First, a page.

My 12 Queer Wishes For 2016

The year 2015 was pretty kind to the LGBTQ community, no lie. We got gay marriage, probably the most public trans coming-out in history, and pretty seismic changes in military policies. Let’s keep the party going! Here are my 11 queer wishes for 2016:

CREDIT: Tumblr

1. Clone Ruby Rose. For obvious reasons.

2. For everyone to stop watching Caitlyn Jenner’s every move in a hawk-like fashion. I know that the world is disappointed with the fact that Caitlyn Jenner is an imperfect trans person whose politics don’t jibe with a lot of people in the trans community and, it appears, even more people who aren’t part of the trans community. Tough titties! Jenner’s in the middle of transitioning. It’s a stressful time that she’s handling with as much grace as someone with as public a persona as hers can do. And news flash: The trans community is as diverse as any other community. If she never changes her politics, it’s her right. Quit tellin’ her what to do.

3. But also, for the media to stop copping out by ONLY paying attention to Caitlyn Jenner and considering it adequate coverage of the trans community. I’ve heard a lot of people (OK, OK, a lot of cis women) bemoan Caitlyn Jenner’s perceived faults specifically because she’s such a public figure. Well, the media chooses to cover her and almost only her. Mayhap in 2016 we can start celebrating and publicizing the trans community in all of its diverse and beautiful glory.

CREDIT: Perez Hilton

4. For mainstream blogs to start writing “men, women, and others” and “your significant other.” When online media – especially women’s online media that cops to being “progressive” and supporting queer and trans people – boils everything down to “men and women both” or “men and women” and exclude the knowledge they allege to have that there are people who exist in the world who don’t fall into those categories, it’s lazy and exclusive. Same goes for when there’s an assumption that the reader’s relationship is hetero. If you support queer and trans people, include queer and trans people. It’s not hard – trust me, I’ve made the change myself.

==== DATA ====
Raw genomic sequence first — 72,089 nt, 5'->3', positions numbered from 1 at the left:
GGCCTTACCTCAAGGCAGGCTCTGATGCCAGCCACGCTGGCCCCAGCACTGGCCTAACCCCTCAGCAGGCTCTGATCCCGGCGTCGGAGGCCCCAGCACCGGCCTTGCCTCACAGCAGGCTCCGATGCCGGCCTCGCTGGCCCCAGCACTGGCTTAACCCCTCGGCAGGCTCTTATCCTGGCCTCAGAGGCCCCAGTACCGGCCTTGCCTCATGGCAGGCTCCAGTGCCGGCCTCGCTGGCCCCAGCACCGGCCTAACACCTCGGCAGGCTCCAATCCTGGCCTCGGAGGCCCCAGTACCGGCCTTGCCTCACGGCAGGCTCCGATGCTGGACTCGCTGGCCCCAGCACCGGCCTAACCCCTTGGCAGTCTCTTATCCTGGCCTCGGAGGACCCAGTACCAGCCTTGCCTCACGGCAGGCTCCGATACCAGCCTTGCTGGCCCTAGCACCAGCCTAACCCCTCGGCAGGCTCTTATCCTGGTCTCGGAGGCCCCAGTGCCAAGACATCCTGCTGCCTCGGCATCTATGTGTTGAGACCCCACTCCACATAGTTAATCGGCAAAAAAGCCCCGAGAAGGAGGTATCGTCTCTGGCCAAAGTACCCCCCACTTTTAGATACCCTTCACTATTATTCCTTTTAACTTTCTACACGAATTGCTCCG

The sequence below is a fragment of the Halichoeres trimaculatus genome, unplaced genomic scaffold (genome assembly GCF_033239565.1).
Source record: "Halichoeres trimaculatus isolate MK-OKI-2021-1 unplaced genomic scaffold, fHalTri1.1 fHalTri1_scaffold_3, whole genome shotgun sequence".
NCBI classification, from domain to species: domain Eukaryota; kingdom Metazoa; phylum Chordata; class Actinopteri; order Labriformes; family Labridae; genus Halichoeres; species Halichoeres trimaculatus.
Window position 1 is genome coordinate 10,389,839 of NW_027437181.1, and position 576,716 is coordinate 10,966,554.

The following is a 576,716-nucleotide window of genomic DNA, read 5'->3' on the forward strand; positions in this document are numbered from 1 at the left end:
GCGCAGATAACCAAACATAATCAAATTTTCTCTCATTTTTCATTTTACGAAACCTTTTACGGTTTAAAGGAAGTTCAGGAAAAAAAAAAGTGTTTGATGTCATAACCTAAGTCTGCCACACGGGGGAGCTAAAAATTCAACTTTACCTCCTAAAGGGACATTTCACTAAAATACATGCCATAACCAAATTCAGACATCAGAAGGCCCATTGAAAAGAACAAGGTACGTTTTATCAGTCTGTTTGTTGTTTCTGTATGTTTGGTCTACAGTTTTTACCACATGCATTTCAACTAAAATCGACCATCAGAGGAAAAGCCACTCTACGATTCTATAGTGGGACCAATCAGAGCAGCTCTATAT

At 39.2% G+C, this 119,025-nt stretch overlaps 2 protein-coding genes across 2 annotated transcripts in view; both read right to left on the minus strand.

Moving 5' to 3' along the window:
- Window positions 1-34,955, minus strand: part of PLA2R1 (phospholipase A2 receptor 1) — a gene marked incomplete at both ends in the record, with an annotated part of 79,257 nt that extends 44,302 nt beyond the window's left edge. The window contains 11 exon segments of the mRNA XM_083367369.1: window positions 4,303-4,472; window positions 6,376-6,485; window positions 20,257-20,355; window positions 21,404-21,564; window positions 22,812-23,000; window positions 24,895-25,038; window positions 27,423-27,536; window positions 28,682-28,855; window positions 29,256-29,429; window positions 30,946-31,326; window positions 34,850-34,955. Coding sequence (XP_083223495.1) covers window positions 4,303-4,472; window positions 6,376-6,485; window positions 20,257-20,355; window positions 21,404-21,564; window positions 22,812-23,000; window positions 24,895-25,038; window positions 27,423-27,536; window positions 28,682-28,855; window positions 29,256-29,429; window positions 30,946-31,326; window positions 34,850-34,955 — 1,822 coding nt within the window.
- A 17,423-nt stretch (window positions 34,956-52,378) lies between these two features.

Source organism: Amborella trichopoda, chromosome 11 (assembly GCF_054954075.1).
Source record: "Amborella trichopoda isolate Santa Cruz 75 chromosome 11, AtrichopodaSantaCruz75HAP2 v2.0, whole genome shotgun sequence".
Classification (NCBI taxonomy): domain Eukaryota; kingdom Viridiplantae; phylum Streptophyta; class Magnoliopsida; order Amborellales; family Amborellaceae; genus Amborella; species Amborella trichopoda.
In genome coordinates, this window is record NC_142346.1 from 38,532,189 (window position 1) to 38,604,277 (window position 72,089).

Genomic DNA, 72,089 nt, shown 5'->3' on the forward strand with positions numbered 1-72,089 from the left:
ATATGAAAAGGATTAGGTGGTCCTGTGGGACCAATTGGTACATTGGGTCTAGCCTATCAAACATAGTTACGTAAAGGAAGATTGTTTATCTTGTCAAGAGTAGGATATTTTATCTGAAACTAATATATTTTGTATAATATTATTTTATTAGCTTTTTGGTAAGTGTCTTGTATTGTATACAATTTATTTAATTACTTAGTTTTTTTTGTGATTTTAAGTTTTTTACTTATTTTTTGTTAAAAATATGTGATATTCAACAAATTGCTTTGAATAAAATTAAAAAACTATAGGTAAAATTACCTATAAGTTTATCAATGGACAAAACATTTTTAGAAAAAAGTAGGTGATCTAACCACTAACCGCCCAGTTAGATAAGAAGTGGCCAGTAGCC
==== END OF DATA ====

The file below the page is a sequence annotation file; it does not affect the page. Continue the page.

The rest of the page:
5. For more unisex clothing lines. eEspecially, dare I wish, in big-name stores like H&M. Please give me options, for the love of god. Otherwise I’m pretty much stuck at American Apparel, who I love, but who also charge $60 that I don’t have for a pair of shorts.


6. For Poe Dameron/Finn slashfic to become a reality. Hotttttttt.

7. For the attacks on Planned Parenthood to stop. PP offers STD screenings, access to birth control, and a vast array of other health services that queer and trans people cherish and need. I know it’s 99.999% likely not to happen, but one can dream.

8. More green lipstick. And blue, orange, and yellow – colors that aren’t supposed to evoke an image of female arousal (blood rushing to the face and all that) and that maybe everyone can wear. While we’re at it, let’s de-gender and de-sexualize red and pink and purple.

9. More glitter. Just in general. I am a big, big fan.

10. More live TV musicals. Can we get a Kander and Ebb musical in there sometime, thanks?

CREDIT: Sun-Times

11. The first woman president of the United States of America. Look, I don’t love Hillary Clinton, and I’m voting Sanders in the primaries, but I really do think that a woman being America’s commander-in-chief would go a long way for women and the LGBT community, both.

12. Lastly, for more media coverage of the murders of trans women and especially trans women of color. There’s been a rolling count all year on the trans women who were murdered in apparent hate crimes – we were up to 21 known trans women at last count, but it’s hard to tell what the real number is, since so many trans women live in secrecy and so many police departments don’t acknowledge the correct gender for trans crime victims. If 21 gay people had been murdered in apparent hate crimes this year, it would be considered an epidemic. Although it’s been a darn good year for us, we don’t enjoy the same widespread support that our GLB allies do, and the media beyond progressive online media have to do a better job of bringing our stories – happy and tragic – to light in 2016.
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